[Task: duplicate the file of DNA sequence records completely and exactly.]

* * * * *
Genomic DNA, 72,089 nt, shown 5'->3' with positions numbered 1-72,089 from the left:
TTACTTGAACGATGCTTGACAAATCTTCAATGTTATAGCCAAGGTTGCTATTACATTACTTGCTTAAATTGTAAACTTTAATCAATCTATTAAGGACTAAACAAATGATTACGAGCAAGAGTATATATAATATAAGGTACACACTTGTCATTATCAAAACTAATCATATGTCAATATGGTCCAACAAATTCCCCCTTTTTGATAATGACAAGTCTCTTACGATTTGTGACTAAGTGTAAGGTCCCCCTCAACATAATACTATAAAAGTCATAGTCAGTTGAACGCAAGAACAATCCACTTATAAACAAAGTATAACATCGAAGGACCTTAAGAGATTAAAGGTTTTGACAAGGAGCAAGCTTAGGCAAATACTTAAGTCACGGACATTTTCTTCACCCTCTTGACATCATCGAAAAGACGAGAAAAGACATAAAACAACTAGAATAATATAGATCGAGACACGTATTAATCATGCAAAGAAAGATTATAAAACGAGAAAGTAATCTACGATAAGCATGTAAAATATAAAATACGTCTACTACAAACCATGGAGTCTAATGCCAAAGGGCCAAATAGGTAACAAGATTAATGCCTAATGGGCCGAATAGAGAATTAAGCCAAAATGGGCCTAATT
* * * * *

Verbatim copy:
Genomic DNA, 72,089 nt, shown 5'->3' with positions numbered 1-72,089 from the left:
TTACTTGAACGATGCTTGACAAATCTTCAATGTTATAGCCAAGGTTGCTATTACATTACTTGCTTAAATTGTAAACTTTAATCAATCTATTAAGGACTAAACAAATGATTACGAGCAAGAGTATATATAATATAAGGTACACACTTGTCATTATCAAAACTAATCATATGTCAATATGGTCCAACAAATTCCCCCTTTTTGATAATGACAAGTCTCTTACGATTTGTGACTAAGTGTAAGGTCCCCCTCAACATAATACTATAAAAGTCATAGTCAGTTGAACGCAAGAACAATCCACTTATAAACAAAGTATAACATCGAAGGACCTTAAGAGATTAAAGGTTTTGACAAGGAGCAAGCTTAGGCAAATACTTAAGTCACGGACATTTTCTTCACCCTCTTGACATCATCGAAAAGACGAGAAAAGACATAAAACAACTAGAATAATATAGATCGAGACACGTATTAATCATGCAAAGAAAGATTATAAAACGAGAAAGTAATCTACGATAAGCATGTAAAATATAAAATACGTCTACTACAAACCATGGAGTCTAATGCCAAAGGGCCAAATAGGTAACAAGATTAATGCCTAATGGGCCGAATAGAGAATTAAGCCAAAATGGGCCTAATT